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Lacerations and Cuts

Lacerations and Cuts : Description
Description | Treatment

Lacerations or cuts, especially those associated with a fracture or dislocation, can lead to serious problems if they are not treated properly and immediately. A severely injured foot can swell to such an extent that the blood vessels in the foot and toes are compressed, so that enough blood does not get into the foot to allow proper healing of the wound. Also, if you have diabetes, poor circulation, other systemic diseases, or if you are taking blood thinners, even a minor tear in the skin can become a serious problem if not treated immediately by a doctor. Deep wounds, those which expose bone and tendons, or wounds which are filled with dirt and other contaminants must also be treated immediately by a doctor, in order to prevent serious infection.

You need to use common sense when treating wounds and lacerations.  If you are not sure of the extent of your injury, see a doctor immediately!

If the wound does not fit into the above categories, you can treat it with the following suggestions:

Lacerations and Cuts : Treatment
Description | Treatment
  1. Wash the wound with a mild soap and gauze pad. Scrub out any superficial dirt. Wash the wound again with hydrogen peroxide, and dry it with a clean kleenex. If deeper contaminants are present, see a doctor immediately.
  2. Stop the bleeding. This is done with mild pressure on the wound, while keeping the leg elevated (at least to the horizontal position). Applying ice for 5 minutes will also stop most superficial wounds from bleeding. If you cannot stop the bleeding, go to the emergency room immediately!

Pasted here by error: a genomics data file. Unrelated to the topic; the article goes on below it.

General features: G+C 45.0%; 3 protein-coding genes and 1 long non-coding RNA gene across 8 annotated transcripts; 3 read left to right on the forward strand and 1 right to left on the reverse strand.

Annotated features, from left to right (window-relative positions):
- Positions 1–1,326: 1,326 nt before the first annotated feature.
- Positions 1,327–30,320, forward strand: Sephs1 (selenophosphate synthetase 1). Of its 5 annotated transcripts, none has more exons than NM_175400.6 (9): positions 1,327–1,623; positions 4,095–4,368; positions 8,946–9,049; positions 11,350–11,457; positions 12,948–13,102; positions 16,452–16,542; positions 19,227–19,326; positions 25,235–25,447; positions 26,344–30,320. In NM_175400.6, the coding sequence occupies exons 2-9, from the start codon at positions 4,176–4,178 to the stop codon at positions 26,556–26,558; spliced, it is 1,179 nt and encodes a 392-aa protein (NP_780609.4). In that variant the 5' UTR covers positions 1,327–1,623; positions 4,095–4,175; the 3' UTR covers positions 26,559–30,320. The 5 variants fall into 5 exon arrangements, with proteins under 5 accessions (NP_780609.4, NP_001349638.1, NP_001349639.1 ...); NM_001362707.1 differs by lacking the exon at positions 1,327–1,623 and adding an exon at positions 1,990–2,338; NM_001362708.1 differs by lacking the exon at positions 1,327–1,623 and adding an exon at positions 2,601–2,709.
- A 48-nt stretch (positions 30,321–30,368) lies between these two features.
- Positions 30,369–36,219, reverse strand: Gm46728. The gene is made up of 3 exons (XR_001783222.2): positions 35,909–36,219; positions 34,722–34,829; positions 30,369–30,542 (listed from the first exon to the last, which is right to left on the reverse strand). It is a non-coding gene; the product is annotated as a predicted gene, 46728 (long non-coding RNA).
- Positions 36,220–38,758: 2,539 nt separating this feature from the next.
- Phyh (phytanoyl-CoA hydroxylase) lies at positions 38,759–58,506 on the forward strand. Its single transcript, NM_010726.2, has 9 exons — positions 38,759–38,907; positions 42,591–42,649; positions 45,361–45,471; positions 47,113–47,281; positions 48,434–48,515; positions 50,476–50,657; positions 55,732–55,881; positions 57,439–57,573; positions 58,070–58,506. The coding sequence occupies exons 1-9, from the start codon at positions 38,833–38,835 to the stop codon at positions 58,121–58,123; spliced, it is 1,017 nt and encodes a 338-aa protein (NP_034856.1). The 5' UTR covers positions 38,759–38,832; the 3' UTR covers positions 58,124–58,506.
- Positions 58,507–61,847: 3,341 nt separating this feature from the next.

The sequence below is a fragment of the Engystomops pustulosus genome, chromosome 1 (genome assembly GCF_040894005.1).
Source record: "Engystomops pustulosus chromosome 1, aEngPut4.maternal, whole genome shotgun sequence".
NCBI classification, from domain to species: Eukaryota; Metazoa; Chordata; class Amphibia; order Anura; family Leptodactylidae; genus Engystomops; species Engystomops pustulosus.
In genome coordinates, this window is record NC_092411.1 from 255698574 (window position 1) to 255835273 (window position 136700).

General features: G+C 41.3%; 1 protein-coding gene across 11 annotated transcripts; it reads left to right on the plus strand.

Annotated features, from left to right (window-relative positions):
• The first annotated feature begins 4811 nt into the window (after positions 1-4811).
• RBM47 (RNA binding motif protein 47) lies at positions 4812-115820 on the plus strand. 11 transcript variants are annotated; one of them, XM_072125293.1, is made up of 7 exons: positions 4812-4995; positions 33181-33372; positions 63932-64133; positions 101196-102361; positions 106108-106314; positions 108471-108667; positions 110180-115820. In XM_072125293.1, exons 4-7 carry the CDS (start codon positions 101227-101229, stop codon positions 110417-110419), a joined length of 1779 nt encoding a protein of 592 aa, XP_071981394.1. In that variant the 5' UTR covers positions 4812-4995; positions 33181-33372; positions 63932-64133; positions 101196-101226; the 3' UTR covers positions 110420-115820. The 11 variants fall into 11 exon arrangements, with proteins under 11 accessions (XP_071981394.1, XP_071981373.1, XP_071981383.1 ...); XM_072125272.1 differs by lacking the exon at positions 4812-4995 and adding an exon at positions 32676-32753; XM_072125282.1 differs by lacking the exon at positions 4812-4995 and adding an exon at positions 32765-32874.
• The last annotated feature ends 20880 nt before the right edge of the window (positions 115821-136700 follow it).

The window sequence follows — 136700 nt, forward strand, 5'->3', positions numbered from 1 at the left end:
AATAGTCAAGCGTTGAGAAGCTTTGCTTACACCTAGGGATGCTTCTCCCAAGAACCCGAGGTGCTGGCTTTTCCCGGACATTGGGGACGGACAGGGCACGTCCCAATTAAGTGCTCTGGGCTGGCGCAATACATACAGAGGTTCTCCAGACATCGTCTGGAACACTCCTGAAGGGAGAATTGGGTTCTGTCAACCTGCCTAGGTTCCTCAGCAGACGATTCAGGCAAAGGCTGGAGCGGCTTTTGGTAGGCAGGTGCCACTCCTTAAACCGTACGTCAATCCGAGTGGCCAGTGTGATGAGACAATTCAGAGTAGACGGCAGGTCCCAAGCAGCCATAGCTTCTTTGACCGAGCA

3. Apply an antibiotic cream to the wound, and cover with sterile gauze and tape. Apply mild compression to the wound to keep it from bleeding. Make sure that the tips of the toes are left unbandaged, so that you can check to see that the color and temperature of the toes are normal. If the bandage is too tight, the toes may be a pale or blue color; and they may also be cool to the touch and throbbing. If any of these symptoms are present, remove the bandage because it is too tight, and it will cut off the circulation to the toes. This is dangerous. Re-apply the bandage with less compression. If the above signs occur again, see a doctor immediately. Leave this bandage on for 8 hours.
  4. During the first 8 hours stay off your foot, elevate it, and keep all pressure off of it.
  5. After 8 hours remove the bandage. If it is still bleeding, see a doctor immediately. If the bleeding has stopped, then do the following:
    • Pat it dry with a clean kleenex. Apply antibiotic cream, and cover with gauze and a minimal amount of tape (air is needed to heal the wound, and too much tape or band aids, will prevent air from getting to the wound).
    • Repeat (a) and (b) every 8 hours, until the wound heals. This may take 4 days to 2 weeks, depending on: where on the foot the wound is located, itís length and depth, and any other trauma the toe has sustained.

  6. Our injury shoe will allow the cut to heal more quickly by preventing movement of the injured foot, and by keeping all pressure off of it. This also reduces the pain. We will ship this shoe to you by Priority Mail at no additional cost to you.
  7. When bathing, keep the wound and foot dry. This can be done with plastic bags over the foot. This helps to prevent infection. If you follow the above suggestions, the wound should heal quickly and completely. However, if you see any signs of infection such as pus, increased redness, swelling, warmth, and/or continued bleeding and pain, see a doctor immediately.

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